People’s Precinct at Warangal, Andhra Pradesh, India.

The entire building complex has its roots from the great building traditions. Interpreted to address modern day concerns, with all focus on climate, eco-friendliness, energy-conscious designs that would have made our fore-fathers proud.
The basic shell is evolved from rotating a square, which in the rich kakatiya traditions gave the temple gopurams and ethereal, floating feel.
Each of the squares measures 110’x110’ to give a floor area in the whereabouts of 11,000 sft. Arriving at this size of a floor plate gave the comfort of addressing the requirements of most of the end users from business establishments to software facilities, to offices to boutique hotel spaces to restaurants, showrooms and anchor shops.

The lower two floors have been conceived as mall-spaces with an abundance of shopping facilities, along with ample parking both for short-term and long term requirements.
However the entire shopping precinct has been planned as a pedestrian space “ a people’s place”. This is to remove the anomaly of similar shopping and commercial facilities functioning with the absence of adequate spillover and breathing spaces for the people.

In design, this has been achieved, by having a continuous platform or precinct both at ground and first floor levels.

Spaces have also been included for a variety of informal spaces so as to give the people’s place a truly informal all-inclusive character.

1. Interpreting the detail.

The locking of stones is a sharp style of the kakatiyas for the stability of the structure offering semi-seamless joints. This has been used in the slabs which are rotated to give the feel of interlocking between the structures.

2. Rotating the floor planes.
The most celebrated geometry, that of the rotated square resulting in cantilevered vertices in the exterior, resulting in multiple shadows. Apart from the aesthetics, the rotation of the planes results in a structure that results in almost 50% less exposure to direct sun’s rays and thereby reducing net heat gain. The exterior form thus is multi-faceted and employs numerous faces resulting in equal aesthetic appeal on all sides of the building.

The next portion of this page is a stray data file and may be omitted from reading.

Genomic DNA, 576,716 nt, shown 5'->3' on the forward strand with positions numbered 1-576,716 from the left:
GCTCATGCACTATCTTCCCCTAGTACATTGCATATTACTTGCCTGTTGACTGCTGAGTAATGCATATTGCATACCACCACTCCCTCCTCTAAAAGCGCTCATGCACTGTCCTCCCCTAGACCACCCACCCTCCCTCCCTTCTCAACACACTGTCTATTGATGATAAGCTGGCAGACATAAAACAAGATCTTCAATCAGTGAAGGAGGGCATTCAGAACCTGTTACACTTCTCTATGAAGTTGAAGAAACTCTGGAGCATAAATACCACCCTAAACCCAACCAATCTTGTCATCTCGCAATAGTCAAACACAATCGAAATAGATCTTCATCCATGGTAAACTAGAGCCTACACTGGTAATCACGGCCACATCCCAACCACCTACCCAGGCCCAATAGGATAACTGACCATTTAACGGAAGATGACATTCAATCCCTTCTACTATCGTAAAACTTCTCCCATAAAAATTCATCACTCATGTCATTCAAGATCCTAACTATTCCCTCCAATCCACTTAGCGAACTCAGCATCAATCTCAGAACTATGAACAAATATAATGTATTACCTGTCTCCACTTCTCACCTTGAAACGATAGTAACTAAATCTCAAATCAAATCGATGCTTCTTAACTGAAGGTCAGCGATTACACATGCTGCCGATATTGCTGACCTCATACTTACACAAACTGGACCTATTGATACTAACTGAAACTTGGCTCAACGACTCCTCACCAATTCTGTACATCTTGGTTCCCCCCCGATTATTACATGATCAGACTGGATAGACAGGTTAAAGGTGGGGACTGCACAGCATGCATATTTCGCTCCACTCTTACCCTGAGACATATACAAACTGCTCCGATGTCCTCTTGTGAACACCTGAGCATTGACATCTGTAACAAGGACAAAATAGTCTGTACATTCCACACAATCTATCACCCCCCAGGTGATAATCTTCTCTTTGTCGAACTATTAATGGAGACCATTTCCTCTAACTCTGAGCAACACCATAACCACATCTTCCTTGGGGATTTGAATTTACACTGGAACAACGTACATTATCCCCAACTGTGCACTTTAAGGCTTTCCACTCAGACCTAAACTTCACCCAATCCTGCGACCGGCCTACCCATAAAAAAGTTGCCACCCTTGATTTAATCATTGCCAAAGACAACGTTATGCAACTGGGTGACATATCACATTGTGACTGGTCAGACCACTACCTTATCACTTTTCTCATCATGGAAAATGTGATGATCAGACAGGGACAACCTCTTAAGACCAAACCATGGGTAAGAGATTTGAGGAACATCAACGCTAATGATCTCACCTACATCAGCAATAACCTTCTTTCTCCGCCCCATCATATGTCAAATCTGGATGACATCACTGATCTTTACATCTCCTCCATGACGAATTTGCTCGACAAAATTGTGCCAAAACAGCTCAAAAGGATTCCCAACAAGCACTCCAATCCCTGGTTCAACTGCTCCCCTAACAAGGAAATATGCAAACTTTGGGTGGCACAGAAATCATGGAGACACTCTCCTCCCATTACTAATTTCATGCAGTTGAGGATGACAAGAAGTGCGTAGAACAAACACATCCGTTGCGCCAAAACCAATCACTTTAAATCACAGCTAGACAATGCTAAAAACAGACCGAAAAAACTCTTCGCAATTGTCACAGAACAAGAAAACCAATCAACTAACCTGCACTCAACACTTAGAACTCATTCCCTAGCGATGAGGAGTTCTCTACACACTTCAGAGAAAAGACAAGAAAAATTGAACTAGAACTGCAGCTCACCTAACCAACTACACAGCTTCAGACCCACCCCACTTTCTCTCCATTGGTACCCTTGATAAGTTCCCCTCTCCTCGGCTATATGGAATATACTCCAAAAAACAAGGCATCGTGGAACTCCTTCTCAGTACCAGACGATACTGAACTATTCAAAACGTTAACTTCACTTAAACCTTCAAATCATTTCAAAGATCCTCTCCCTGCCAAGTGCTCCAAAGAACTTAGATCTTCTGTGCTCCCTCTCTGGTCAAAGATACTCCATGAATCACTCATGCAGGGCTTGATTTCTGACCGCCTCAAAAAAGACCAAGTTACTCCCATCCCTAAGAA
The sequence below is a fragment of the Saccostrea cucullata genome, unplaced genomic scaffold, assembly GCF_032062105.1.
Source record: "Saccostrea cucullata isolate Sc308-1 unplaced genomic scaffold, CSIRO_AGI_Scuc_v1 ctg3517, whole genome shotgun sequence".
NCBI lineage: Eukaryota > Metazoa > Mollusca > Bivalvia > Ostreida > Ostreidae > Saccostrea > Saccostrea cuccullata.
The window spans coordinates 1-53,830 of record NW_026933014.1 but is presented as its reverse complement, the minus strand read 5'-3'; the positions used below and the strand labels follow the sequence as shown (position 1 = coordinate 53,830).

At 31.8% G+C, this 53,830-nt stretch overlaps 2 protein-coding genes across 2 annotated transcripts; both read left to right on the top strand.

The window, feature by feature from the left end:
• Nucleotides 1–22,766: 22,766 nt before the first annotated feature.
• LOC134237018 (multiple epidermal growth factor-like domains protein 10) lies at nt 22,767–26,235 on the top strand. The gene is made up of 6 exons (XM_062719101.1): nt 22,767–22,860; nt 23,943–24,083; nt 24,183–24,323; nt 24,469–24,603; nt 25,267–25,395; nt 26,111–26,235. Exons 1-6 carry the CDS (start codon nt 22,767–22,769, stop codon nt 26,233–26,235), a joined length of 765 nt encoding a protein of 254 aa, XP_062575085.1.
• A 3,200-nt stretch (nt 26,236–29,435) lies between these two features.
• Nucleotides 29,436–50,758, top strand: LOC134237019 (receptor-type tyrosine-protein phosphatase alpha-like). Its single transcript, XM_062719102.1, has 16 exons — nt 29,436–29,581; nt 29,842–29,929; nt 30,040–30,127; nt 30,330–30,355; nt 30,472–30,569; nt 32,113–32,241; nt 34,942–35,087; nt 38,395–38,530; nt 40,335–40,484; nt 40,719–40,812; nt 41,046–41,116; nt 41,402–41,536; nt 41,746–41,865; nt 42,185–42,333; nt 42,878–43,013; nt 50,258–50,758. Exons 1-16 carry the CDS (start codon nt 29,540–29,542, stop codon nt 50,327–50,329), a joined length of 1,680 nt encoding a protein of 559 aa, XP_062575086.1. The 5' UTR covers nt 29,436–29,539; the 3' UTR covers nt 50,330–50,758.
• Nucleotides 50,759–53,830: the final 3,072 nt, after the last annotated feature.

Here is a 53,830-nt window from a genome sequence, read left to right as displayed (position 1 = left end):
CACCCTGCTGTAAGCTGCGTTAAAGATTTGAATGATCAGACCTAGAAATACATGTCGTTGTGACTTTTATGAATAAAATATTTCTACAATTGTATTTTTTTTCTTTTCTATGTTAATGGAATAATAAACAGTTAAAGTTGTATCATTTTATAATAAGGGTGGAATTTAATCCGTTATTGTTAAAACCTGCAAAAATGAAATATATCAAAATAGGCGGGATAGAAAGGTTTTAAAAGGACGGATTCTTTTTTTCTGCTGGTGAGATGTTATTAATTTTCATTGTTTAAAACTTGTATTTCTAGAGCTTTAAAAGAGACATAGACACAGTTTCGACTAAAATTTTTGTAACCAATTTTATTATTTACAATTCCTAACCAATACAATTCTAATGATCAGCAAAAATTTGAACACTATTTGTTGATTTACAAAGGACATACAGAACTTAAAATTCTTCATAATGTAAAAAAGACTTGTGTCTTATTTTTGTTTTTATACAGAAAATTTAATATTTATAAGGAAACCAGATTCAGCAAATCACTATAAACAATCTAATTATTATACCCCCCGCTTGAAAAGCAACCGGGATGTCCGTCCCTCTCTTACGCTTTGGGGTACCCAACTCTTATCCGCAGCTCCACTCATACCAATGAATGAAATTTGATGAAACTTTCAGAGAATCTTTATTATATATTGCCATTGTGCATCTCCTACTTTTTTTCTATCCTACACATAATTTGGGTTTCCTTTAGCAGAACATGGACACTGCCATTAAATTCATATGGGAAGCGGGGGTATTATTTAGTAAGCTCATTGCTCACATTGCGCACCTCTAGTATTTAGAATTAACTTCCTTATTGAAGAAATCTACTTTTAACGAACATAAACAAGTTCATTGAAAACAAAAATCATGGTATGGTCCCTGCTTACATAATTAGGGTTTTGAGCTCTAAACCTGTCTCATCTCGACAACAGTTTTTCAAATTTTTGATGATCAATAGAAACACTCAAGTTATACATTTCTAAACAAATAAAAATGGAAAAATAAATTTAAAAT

3. Pattern generation.
The elevation patterns and those that appear in the two-dimensional plan are thus arrived from a constant rotation keeping the internal viscera of the structure and that of the plan intact. This enables ease in construction and service provision.

4. Scale of the built form - Psychological Responses.

As we go higher the need to embrace the ground becomes felt more both from the exterior and from the interior. The concepts involved allow the structure to scale down the overall height and relate well to the surroundings. This has primarily been achieved by employing a huge plinth which is characteristic of the traditional styles of the region. The plinth itself is converted into a utilitarian precinct allowing for better crowd flow and to achieve ease of pedestrian movement.

This plinth further expresses itself by way of its horizontal nature and bringing down the building at the lower level to a comfortable human scale.

5. The structural grid.
Given the need for vast uninterrupted spans the structural grid employed is of post-tensioned slabs which are flat plates and with a clear span of 30’0”x30’0” {10m.x10m. spans}. These flat plates effortlessly swing out and form balconies and garden terraces at different levels.
To make the structure more cost-effective, all the service cores have been effectively arranged to employ the service cores as structural pylons/ members.
All parts of the structure have thus a multi-utility character within them.

6. Material Responses.
The pink colour stone very well employed in some of the best structures of the regional tradition became a natural choice, given the smooth appeal of the material and given the fact that the architectural image intended to b